AFULA, Israel – I want to share a story with you. I do this to show you certain realities of our everyday lives in Israel that you would otherwise not be aware of. I also do this so that you will not lose hope— even in the face of atrocities, existential dangers and blatant evil behaviour. One step at a time is how we will get from here to there.
Israel is not the easiest place to live and maintain one's optimism. Fortunately, I represent an institution that re-energises me every day and allows me the privilege to observe, at eye-level, people making an effort to get along with one another—despite the maelstrom of hate swirling around us.
Political hatred between Jews and Arabs runs very deep and ultimate reconciliation will need to come from an equally deep place from within us all. To reach that place is a painstakingly slow process that requires awareness and the willingness to focus on something positive. There are negative, evil forces continually grabbing at the ankles of anyone trying to move ahead in a conciliatory manner. Without forward momentum, we will be doomed to repeat history's most deadly errors and remain stuck where we are.
I just met two young women who fit within the complex, incomplete jigsaw puzzle that is Israel. They are Suha Rahmoun, a 19-year-old Christian Arab from upper Nazareth and Rozan Haja, a 19-year-old Muslim from lower Nazareth. They both have chosen to perform national service as volunteers within our hospital.
National service is offered to those young citizens who do not serve in the Israel Defence Forces for one reason or another. Completion of one or two years of service is rewarded by proportionate monetary grants like those offered to soldiers who complete their military service. Participants also earn a modest salary during their work period.
The two young women came to us via Shlomit, Israel's largest national service organisation serving the Muslim, Christian, Bedouin, Druze and Jewish populations that assists 2,500 young people annually to serve and benefit from national service. The majority of young Arabs choose not to become part of this network, due to complex social, religious, nationalistic or other reasons, thus limiting their inclusion into mainstream Israel. That is why I am sharing the story of Suha and Rozan with you.
They learned about national service from their family and friends and, to the dismay of their peers, decided to join. Initially the girls were challenged by their circle of friends as to why they joined, but their determination to continue won the day.
Rozan explained, "Some of my friends stayed away from me, while others remained close. I believe in what I'm doing and it gives me more hope for the future."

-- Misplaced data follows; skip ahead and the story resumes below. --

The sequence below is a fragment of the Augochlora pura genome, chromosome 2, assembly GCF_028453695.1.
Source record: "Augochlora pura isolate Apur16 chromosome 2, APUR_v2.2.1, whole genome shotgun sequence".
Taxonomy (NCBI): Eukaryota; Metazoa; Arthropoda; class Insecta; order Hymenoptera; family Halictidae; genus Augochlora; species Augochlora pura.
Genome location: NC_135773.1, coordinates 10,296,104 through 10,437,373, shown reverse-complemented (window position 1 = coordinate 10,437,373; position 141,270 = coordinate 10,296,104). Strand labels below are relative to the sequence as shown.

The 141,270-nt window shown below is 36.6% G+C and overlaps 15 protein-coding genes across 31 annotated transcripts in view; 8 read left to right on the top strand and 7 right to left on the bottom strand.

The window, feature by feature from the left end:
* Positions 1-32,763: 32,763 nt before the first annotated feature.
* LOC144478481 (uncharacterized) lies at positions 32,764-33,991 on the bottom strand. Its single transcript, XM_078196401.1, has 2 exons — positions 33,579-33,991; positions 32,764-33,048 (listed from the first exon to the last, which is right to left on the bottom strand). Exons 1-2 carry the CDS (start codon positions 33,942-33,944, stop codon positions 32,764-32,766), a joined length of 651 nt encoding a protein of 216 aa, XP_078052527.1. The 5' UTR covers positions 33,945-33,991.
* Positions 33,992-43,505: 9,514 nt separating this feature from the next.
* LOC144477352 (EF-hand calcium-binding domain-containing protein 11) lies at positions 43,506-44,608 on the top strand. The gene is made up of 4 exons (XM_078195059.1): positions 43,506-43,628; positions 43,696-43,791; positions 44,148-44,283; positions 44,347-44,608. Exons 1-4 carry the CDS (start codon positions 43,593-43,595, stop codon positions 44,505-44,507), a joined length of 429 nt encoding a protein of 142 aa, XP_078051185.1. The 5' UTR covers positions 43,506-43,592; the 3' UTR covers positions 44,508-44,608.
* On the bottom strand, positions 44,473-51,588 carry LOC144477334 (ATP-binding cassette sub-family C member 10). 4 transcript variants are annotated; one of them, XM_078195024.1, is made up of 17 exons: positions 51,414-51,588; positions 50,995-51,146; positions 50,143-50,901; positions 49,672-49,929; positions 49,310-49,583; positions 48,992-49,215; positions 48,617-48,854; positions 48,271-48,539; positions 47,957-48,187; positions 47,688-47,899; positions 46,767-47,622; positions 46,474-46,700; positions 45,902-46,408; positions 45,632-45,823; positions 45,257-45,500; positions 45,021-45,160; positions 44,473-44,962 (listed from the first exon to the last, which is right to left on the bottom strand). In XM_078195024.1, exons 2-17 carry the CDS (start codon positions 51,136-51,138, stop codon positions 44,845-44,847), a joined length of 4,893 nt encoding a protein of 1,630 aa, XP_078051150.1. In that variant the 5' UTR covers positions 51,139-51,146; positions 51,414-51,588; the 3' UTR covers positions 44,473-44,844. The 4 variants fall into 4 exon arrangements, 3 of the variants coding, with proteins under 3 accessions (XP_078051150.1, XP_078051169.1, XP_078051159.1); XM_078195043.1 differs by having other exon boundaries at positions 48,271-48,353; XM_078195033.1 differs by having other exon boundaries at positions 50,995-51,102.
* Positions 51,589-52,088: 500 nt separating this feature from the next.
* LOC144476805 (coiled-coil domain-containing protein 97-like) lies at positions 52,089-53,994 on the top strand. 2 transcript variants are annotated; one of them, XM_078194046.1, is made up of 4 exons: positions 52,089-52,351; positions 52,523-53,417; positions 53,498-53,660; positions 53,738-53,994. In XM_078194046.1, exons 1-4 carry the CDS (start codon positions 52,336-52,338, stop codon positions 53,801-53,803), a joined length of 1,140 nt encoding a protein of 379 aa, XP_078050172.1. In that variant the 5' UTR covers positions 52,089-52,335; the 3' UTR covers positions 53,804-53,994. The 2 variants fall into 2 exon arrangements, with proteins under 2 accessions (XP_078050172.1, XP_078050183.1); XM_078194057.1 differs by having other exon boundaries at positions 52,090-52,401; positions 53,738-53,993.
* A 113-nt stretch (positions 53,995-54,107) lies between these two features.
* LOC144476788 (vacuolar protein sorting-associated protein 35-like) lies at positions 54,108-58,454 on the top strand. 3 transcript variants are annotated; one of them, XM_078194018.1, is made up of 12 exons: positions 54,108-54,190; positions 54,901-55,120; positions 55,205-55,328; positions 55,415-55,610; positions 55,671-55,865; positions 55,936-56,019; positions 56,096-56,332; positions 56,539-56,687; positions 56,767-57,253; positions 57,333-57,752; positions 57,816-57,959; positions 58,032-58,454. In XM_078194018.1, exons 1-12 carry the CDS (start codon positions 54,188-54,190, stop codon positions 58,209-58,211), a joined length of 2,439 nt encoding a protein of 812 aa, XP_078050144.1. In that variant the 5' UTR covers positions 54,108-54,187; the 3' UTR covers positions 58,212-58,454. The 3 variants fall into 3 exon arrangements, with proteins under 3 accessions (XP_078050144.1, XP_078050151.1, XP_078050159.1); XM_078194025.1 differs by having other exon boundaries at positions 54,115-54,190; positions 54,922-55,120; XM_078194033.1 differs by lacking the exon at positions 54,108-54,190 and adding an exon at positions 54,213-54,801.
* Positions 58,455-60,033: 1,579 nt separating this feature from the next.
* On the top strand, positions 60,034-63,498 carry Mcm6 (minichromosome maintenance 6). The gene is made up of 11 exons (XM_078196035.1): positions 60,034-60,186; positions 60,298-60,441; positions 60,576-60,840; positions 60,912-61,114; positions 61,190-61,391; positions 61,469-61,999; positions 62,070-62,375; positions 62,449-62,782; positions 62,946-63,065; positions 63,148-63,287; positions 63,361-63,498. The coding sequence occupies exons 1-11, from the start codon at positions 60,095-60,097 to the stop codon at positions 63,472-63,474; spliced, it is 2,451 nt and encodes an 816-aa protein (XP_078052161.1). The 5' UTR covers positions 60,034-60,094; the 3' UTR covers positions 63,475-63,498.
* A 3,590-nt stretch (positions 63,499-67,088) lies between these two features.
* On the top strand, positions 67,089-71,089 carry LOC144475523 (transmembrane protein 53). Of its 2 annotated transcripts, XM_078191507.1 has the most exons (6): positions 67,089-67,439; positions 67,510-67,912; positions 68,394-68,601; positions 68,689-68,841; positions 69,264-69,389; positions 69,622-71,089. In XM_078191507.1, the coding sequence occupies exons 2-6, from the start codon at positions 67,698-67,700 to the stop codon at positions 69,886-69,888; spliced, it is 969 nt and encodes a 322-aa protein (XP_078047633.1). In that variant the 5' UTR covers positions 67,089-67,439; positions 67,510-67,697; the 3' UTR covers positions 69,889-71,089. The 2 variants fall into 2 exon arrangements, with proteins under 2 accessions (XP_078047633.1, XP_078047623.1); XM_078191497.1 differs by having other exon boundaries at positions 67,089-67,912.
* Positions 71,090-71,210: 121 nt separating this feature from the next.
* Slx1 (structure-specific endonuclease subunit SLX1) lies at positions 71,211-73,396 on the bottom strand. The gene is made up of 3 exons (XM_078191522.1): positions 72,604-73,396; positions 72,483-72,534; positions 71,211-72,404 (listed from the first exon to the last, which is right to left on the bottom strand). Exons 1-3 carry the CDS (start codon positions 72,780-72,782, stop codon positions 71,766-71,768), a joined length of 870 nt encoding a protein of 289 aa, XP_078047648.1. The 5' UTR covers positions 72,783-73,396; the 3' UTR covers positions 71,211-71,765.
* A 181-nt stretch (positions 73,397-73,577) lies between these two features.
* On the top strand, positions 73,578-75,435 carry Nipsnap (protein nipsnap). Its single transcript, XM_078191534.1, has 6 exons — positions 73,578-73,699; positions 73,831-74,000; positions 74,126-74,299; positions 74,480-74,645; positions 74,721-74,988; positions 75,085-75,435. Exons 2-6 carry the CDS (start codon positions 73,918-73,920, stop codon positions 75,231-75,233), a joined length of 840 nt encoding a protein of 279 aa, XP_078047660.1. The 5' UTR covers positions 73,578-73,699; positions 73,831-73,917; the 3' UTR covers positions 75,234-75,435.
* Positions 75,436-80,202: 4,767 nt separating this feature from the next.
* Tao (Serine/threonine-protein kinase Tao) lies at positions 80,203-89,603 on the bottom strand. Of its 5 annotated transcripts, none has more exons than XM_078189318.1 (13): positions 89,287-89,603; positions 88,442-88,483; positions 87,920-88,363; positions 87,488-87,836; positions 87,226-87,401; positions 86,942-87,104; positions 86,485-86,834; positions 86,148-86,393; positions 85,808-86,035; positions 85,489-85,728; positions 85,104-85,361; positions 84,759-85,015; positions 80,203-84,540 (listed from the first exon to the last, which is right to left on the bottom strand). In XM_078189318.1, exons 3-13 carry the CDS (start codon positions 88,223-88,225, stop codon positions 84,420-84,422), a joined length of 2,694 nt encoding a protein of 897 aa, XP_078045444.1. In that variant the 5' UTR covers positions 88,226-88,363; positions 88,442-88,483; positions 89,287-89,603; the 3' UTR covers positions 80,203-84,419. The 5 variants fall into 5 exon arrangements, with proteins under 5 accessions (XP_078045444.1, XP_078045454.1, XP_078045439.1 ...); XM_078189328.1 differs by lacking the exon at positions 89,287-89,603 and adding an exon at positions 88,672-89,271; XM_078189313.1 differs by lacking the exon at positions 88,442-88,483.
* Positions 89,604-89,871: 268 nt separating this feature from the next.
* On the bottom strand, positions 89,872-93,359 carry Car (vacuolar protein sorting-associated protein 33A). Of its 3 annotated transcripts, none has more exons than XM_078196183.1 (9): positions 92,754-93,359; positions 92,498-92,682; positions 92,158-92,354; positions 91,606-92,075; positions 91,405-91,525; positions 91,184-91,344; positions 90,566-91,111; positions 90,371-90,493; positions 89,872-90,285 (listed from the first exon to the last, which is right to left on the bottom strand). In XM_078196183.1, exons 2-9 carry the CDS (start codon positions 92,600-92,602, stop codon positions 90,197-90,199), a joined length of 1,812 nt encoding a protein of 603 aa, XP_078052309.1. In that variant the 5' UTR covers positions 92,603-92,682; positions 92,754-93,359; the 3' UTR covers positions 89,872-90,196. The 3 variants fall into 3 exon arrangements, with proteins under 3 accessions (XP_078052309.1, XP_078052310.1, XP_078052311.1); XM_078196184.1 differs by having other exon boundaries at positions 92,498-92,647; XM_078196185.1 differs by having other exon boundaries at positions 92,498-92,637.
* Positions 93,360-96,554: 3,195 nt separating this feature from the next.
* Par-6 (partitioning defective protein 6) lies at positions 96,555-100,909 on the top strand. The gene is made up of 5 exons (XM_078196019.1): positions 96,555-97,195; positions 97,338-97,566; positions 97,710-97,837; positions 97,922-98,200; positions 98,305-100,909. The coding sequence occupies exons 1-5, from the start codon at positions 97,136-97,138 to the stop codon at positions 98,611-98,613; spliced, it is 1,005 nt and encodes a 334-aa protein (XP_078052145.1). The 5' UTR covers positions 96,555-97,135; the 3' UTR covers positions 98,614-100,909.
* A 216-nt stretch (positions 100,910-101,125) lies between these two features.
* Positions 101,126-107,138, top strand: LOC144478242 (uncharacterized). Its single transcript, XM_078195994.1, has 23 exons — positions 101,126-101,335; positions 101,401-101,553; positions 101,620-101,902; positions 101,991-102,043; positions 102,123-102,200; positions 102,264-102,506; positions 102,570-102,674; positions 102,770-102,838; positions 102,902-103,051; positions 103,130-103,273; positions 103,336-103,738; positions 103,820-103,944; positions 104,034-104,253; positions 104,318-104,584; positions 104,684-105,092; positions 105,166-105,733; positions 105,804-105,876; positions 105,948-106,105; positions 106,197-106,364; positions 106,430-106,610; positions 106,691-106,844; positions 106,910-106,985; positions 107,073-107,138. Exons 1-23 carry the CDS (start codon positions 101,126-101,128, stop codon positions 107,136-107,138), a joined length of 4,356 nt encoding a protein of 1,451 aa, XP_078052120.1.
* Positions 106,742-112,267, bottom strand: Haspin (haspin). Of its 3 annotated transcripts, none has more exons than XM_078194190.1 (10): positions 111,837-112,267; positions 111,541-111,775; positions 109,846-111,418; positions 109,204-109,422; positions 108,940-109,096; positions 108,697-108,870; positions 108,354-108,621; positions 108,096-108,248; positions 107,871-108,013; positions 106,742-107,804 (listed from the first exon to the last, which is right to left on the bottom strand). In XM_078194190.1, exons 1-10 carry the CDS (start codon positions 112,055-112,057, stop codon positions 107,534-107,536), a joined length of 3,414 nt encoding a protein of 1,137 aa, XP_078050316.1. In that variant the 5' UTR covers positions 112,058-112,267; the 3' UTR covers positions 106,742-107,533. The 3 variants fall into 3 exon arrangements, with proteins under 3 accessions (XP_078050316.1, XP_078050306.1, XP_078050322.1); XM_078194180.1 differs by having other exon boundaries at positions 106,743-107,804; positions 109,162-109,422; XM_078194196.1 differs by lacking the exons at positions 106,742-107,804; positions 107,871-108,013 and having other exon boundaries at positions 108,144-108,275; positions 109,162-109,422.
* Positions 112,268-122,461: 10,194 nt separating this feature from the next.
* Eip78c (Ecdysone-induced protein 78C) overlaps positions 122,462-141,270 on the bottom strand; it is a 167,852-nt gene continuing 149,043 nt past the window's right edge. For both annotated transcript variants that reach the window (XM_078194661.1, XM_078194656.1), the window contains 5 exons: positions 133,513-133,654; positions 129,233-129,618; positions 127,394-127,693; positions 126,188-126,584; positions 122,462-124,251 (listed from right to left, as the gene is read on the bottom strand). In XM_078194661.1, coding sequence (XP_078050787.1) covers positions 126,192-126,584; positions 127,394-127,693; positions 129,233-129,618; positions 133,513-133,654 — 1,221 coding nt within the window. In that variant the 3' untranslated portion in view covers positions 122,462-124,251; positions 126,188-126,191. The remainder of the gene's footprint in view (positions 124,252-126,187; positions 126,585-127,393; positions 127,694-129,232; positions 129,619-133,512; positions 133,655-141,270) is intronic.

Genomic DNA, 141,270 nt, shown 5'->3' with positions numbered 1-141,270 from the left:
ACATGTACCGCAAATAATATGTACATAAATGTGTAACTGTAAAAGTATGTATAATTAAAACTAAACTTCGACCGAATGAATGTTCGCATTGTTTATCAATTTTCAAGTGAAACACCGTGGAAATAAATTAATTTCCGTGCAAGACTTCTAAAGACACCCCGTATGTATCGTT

Suha recalled how she was challenged by an Arab bank teller as to why she was serving and only earning a sixth of what she could earn in other jobs; "I answered him that I am helping people and that makes me feel good about myself. My parents support me and that is what is important."
Suha is working in the adult Oncology Department as a secretary and has much contact with patients, both Jews and Arabs. It hurts her to see young and old suffering and that has made a deep impression on understanding her own mortality. The positive feedback she receives from patients and staff has proven the correctness of her decision to serve.
Rozan, whose mother is a nurse, is working in the EMC Genetics Institute. She wants to study medicine and her experiences here as a secretary and translator during medical consultations have provided a firm foundation upon which she plans to build.
She claims that patients (Jews and Arabs) are encouraged to see a young Muslim woman working with Jews and this has given her renewed hope for the future. Despite the early social pressure that Rozan experienced, she says, "If you believe in what you are doing, then others will accept it and move on."
Will young Suha and Rozan working with the Jews in EMC change the geo-political face of the Middle East? Of course not. Will it change anything? It has for me and others. Together, we've taken another few steps. These young women have discovered that place deep within themselves that holds the secret to living in Israel with mutual respect and dignity.
The point being ... it is possible.
* Larry Rich is the Director of Development & International Public Relations at the Emek Medical Centre, and the author of Voices From Armageddon. This article is distributed by the Common Ground News Service (CGNews) and can be accessed at www.commongroundnews.org.
Source: Israel 21c, 4 August 2008, www.israel21c.net
Copyright permission is granted for publication.
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